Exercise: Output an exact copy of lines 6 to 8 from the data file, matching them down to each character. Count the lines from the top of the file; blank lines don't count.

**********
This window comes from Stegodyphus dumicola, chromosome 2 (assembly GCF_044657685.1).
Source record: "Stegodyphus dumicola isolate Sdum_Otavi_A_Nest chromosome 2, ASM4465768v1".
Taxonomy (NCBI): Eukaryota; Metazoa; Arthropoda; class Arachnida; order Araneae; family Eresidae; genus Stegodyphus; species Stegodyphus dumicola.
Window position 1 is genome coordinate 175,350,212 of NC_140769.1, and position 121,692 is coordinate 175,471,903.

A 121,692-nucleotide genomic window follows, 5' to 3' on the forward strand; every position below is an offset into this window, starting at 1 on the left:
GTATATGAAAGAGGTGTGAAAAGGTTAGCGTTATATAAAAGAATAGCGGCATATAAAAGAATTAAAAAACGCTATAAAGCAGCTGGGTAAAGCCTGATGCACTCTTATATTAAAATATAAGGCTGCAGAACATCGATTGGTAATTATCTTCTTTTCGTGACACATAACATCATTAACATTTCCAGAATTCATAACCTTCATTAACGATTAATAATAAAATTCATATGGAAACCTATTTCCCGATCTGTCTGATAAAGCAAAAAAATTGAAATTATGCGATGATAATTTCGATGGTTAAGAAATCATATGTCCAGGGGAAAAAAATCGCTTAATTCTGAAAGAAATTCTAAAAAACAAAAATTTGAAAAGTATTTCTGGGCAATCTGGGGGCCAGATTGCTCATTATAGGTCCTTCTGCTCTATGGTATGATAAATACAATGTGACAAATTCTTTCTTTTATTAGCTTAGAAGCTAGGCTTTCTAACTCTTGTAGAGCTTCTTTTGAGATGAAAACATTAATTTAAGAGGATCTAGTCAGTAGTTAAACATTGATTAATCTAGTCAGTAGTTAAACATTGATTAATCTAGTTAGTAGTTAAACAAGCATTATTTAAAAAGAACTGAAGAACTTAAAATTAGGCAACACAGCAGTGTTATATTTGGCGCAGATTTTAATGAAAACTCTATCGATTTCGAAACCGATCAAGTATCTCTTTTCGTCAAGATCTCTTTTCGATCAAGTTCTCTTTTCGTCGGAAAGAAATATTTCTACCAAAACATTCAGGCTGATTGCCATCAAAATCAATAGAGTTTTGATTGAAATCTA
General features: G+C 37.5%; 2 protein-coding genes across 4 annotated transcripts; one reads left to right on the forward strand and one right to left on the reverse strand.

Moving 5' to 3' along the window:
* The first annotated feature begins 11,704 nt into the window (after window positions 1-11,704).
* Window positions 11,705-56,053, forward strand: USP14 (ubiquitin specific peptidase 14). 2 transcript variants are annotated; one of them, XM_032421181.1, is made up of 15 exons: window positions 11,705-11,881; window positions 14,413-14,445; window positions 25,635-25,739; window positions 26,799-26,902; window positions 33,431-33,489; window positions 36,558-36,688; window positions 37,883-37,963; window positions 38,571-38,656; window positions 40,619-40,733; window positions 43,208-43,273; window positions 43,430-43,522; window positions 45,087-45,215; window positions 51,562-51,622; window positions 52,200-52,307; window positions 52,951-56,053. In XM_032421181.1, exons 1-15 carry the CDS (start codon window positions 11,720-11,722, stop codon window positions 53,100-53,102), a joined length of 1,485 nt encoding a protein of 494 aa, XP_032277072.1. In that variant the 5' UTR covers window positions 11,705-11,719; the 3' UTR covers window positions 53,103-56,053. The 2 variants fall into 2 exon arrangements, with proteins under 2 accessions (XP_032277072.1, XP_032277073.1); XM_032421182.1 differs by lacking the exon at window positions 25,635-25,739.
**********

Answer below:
GTATATGAAAGAGGTGTGAAAAGGTTAGCGTTATATAAAAGAATAGCGGCATATAAAAGAATTAAAAAACGCTATAAAGCAGCTGGGTAAAGCCTGATGCACTCTTATATTAAAATATAAGGCTGCAGAACATCGATTGGTAATTATCTTCTTTTCGTGACACATAACATCATTAACATTTCCAGAATTCATAACCTTCATTAACGATTAATAATAAAATTCATATGGAAACCTATTTCCCGATCTGTCTGATAAAGCAAAAAAATTGAAATTATGCGATGATAATTTCGATGGTTAAGAAATCATATGTCCAGGGGAAAAAAATCGCTTAATTCTGAAAGAAATTCTAAAAAACAAAAATTTGAAAAGTATTTCTGGGCAATCTGGGGGCCAGATTGCTCATTATAGGTCCTTCTGCTCTATGGTATGATAAATACAATGTGACAAATTCTTTCTTTTATTAGCTTAGAAGCTAGGCTTTCTAACTCTTGTAGAGCTTCTTTTGAGATGAAAACATTAATTTAAGAGGATCTAGTCAGTAGTTAAACATTGATTAATCTAGTCAGTAGTTAAACATTGATTAATCTAGTTAGTAGTTAAACAAGCATTATTTAAAAAGAACTGAAGAACTTAAAATTAGGCAACACAGCAGTGTTATATTTGGCGCAGATTTTAATGAAAACTCTATCGATTTCGAAACCGATCAAGTATCTCTTTTCGTCAAGATCTCTTTTCGATCAAGTTCTCTTTTCGTCGGAAAGAAATATTTCTACCAAAACATTCAGGCTGATTGCCATCAAAATCAATAGAGTTTTGATTGAAATCTA
General features: G+C 37.5%; 2 protein-coding genes across 4 annotated transcripts; one reads left to right on the forward strand and one right to left on the reverse strand.

Moving 5' to 3' along the window: